Colin Freeman

The Kremlin is sanctioning me – but why can’t they get my name right?

Credit: Getty Images

Journalists love being put on blacklists. In a profession that prides itself on holding the powerful to account, there’s no better accolade than being banned from a politician’s press conferences, put on some spin doctor’s dossier of ‘unfriendly’ hacks, or better still, declared persona non grata by some tyrant’s regime. It’s the hack’s equivalent of combat spurs, to be gathered alongside Pulitzers and war wounds.

So what greater backhanded compliment could there be than to be banned by Vladimir Putin from visiting Russia? This was the honour conferred on me last week, when myself and 14 other British journalists were put on a Kremlin sanction list for our allegedly hostile coverage of the war in Ukraine. True, we’re add-ons to a previous list of 40 that the Kremlin put out last year, but better late than never, eh? Plus it means I now join an august club that includes biggies like Clive Myrie and Orla Guerin from the BBC, and columnists such as David Aaronovitch and Con Coughlin. Friends and colleagues have told me to wear it as a ‘badge of pride’, hailing it as a tribute to my trenchant reporting etc. Some folks have even joined my meagre Twitter following, assuming that I am some well-informed Kremlin critic.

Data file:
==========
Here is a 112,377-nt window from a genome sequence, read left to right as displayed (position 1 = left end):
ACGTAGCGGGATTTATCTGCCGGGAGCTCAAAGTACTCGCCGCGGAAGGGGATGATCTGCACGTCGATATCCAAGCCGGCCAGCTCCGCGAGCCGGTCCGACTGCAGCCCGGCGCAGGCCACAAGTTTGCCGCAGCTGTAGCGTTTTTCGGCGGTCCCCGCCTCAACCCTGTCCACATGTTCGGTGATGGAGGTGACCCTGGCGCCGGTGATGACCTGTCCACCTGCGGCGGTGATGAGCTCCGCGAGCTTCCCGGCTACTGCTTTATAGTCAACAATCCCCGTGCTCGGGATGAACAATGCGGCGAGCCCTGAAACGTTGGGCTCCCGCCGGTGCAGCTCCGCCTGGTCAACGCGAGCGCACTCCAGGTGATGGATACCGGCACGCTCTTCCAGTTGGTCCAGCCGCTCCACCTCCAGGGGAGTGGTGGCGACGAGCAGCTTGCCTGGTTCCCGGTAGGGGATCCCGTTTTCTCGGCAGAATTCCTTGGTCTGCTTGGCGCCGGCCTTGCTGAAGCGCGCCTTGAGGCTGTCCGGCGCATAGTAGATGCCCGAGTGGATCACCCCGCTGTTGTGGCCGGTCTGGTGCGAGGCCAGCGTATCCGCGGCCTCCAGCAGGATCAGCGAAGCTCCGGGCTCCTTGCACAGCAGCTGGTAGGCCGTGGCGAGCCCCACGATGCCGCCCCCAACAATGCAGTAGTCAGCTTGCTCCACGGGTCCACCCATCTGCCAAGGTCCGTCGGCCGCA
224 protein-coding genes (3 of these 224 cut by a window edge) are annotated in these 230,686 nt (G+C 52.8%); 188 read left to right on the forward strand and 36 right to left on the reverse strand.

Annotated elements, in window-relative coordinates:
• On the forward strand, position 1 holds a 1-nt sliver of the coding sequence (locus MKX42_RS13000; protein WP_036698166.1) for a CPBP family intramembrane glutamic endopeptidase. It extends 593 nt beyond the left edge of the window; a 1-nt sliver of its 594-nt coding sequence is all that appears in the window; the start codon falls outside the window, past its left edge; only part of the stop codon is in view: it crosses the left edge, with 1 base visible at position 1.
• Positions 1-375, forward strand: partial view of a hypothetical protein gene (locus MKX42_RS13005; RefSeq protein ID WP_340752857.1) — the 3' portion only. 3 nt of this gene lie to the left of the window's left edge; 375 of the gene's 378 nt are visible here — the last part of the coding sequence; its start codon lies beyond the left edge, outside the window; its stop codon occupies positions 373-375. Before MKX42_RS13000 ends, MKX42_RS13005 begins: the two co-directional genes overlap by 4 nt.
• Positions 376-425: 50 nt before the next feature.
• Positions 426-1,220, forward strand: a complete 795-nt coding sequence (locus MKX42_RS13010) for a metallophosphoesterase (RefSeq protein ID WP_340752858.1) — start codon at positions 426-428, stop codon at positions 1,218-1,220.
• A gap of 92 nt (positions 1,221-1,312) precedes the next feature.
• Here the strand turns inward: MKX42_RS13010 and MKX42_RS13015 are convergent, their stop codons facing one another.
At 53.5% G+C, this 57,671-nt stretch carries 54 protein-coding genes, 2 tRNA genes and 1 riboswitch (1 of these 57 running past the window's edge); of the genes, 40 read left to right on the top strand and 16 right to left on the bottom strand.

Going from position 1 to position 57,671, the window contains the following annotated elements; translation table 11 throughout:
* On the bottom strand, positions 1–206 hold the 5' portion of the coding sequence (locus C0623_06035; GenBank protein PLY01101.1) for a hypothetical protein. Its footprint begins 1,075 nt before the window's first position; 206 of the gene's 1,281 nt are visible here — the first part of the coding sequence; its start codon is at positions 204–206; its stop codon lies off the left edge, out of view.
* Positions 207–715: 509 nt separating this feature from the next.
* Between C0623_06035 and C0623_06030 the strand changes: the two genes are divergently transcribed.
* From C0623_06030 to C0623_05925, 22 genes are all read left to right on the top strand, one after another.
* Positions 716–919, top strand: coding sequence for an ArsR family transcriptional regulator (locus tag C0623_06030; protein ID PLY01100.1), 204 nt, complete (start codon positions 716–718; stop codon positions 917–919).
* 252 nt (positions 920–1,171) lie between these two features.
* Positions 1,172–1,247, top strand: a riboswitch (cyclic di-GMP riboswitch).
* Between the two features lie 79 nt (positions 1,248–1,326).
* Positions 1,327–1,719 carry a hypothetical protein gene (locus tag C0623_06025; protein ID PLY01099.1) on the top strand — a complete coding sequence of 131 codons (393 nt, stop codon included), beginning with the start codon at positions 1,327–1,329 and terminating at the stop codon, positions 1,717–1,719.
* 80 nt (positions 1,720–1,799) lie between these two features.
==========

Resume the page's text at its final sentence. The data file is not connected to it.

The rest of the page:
Alas, I am not sure it’s quite what it seems. For a start, the Kremlin got my name wrong. I’m on the list as Keith Freeman, not Colin, which makes me sound like some extra from The Office. In the world of reporting, where basics facts matter, messing names up is a discourtesy in itself. And much as it may pain me to admit it, none of the reporting I’ve done from Ukraine particularly qualifies me as someone the Kremlin should have reason to fear. Yes, I’ve been there six times since the war started, reporting mainly for the Telegraph, plus bits for The Spectator.

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Written by
Colin Freeman

Colin Freeman is former chief foreign correspondent of the Sunday Telegraph and author of ‘Between the Devil and the Deep Blue Sea: The mission to rescue the hostages the world forgot.’

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